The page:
Chapter 4 — Powerplants
The fuel quantity gauge indicates the amount of fuel
measured by a sensing unit in each fuel tank and is
displayed in gallons. Do not depend solely on the accuracy
of the fuel quantity gauge. Always visually
check the fuel level in the tank during the preflight inspection,
and then compare it with the corresponding
fuel quantity indication. It is also important to track
your inflight fuel consumption. Be sure to consult the
POH for your powered parachute and know the approximate
consumption rate to ensure sufficient fuel
for your flight.
If an auxiliary electric fuel pump is installed in the
fuel system, a fuel pressure gauge is sometimes included.
This gauge indicates the pressure in the fuel
lines. The normal operating pressure can be found in
After leaving the fuel tank, the fuel passes through a
filter before it enters the fuel pump or carburetor. This
filter removes sediments that might be in the fuel.
Aviation gasoline, or AVGAS, is identified by an octane
or performance number (grade), which designates
the antiknock value or knock resistance of the fuel
mixture in the engine cylinder. The higher the grade
of gasoline, the more pressure the fuel can withstand
without detonating. Lower grades of fuel are used in
lower-compression engines because these fuels ignite
at a lower temperature. Higher grades are used
in higher-compression engines, because they must
ignite at higher temperatures, but not prematurely. If the proper grade of fuel is not available, use the next
higher grade as a substitute. Never use a lower grade.
This can cause the cylinder head temperature to exceed
its normal operating range, which may result in
Unfortunately, aviation gasoline or AVGAS 100LL is
not recommended by at least one of the major twostroke
engine manufacturers. Even though the “LL”
stands for “Low Lead,” 100LL contains more lead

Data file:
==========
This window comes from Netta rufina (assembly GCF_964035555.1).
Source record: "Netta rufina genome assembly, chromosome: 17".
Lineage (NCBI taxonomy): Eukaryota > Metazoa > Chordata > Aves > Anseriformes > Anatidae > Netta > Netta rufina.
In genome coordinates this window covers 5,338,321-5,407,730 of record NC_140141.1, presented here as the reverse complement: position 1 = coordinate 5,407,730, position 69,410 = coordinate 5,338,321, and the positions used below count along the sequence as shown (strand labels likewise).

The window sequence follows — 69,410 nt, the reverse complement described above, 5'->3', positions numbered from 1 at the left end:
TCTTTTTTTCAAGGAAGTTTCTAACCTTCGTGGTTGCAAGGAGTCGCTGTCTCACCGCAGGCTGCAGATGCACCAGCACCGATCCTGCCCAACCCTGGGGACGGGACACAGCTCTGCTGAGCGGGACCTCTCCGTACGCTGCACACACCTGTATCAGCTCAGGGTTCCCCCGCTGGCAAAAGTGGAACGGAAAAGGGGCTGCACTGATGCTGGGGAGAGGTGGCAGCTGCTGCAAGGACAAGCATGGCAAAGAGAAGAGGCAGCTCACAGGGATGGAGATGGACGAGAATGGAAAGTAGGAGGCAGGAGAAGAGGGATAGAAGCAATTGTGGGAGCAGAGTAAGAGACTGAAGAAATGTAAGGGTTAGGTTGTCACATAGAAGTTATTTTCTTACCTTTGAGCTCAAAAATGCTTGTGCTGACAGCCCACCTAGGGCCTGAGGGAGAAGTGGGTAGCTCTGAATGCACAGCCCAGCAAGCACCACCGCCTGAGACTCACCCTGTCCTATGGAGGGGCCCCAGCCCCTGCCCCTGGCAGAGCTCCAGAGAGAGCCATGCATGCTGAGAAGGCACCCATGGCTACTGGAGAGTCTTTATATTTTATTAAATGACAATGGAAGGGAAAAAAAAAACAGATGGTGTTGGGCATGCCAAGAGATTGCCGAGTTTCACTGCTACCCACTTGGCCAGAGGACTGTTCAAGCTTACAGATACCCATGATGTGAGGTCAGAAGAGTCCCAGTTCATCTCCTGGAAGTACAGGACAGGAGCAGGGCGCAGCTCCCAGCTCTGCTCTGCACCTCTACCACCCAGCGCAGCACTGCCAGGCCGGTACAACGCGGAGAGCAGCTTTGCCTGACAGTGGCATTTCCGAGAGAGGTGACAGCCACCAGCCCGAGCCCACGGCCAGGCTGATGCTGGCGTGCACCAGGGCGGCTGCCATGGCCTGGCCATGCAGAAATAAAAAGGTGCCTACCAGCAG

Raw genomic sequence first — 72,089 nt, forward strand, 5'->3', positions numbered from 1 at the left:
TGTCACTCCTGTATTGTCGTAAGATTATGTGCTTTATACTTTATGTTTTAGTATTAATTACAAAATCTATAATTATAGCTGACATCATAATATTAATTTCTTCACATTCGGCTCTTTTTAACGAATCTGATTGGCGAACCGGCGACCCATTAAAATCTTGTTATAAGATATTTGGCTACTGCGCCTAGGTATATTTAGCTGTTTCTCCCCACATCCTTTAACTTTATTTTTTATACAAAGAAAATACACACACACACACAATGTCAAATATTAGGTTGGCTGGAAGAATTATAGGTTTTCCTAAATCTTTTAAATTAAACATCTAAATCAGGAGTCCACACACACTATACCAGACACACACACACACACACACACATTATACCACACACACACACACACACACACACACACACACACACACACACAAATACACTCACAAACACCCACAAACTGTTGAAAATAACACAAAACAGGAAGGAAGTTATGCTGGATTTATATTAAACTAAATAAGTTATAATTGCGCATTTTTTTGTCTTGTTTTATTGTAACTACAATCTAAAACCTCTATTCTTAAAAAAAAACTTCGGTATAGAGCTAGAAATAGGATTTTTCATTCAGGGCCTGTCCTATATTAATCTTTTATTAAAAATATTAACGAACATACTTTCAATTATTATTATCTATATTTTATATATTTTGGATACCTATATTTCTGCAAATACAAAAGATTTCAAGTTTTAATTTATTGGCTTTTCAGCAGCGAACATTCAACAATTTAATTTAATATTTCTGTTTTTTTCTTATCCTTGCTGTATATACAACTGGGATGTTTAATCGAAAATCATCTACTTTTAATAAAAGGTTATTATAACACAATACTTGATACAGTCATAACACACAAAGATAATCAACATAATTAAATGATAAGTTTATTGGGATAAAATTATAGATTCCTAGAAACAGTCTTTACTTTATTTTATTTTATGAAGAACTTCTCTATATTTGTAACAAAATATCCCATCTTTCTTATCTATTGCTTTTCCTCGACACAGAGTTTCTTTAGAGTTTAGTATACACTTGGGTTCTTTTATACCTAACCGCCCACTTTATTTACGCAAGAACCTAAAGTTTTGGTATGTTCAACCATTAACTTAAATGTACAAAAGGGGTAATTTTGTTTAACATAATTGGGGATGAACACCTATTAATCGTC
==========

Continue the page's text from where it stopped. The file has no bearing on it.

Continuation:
than the old premium leaded gas dispensed at automotive
filling stations. The lead in the fuel leaves deposits
in the piston ring grooves, freezing the rings in
position and reducing engine performance.
Spark plugs are also very susceptible to lead fouling.
This is especially true in two-stroke engines that
use cooler ignition temperatures than standard aircraft
AVGAS does have some advantages. It degrades
slower than regular gas, maintaining its efficiency for
a full 3 months. AVGAS 100LL has no seasonal or
regional variations and is manufactured according to
a standardized “recipe” worldwide.
If the airport has only 100LL available, it is permissible,
absent any limitations of the engine manufacturer,
to mix 100LL and 89 octane gasoline, for use
in two-stroke engines. A 50-50 ratio will boost the
octane rating and limit the amount of lead available
for fouling. Generally speaking, this is a reasonable
compromise when 89 octane is not available.
Two-stroke engine manufacturers, and four-storke
engines used on powered parachutes, typically recommend
the use of 89 octane minimum auto fuel for
their engines. Additives are put into auto gas primarily
to reduce harmful emissions rather than boost performance.
The additives are supposed to be listed at
the pump, but the accuracy of this posting should be
Methanol alcohol has corrosive properties and can
damage engines. Engine manufacturers do not recommend
more that 3 percent methanol in fuel. Consult
the POH for specifics on your engine.
Ethanol alcohol is less corrosive than methanol. However,
it attracts water and is not as economical as gasoline.
Ethanol does not get very good fuel economy.
Avoid fuels with any more than 10 percent of ethanol
in it. Consult your POH for specifics on your engine.
Manufacturers provide specific recommendations for
the percentage of alcohol in fuel. The posting on the pump may not be accurate and alcohol content can
vary greatly between fuel brands and stations. Additionally,
higher percentages of alcohol will be added
to auto gas in the future. A simple test can be conducted
to measure the fuel’s alcohol content to ensure
the fuel you use stays within the manufacturer’s recommendations.
Use a general aviation sump collector, which includes
graduation marks. Add water to a specific mark. Then
add fuel to fill the collector up to the line for gas. Cover
the top and shake it vigorously. After it settles, the
water and alcohol will combine and it will look like
there is now more water in the sump collector. The
difference between the initial amount of water you
first put into the collector and the new level of combined
water and alcohol equals the amount of alcohol
in the fuel. Compare this amount of alcohol and the
amount of fuel to determine the percentage of alcohol
content in the fuel.
Methyl Tertiary Butyl Ether (MTBE) does not have
the corrosive or water attractive properties of the
previously mentioned additives and is added to fuel
to improve air quality. It has been banned in several
states because it is carcinogenic and has been found
in groundwater. It does not attract water, but it is expensive,
so you will find it only in some of the better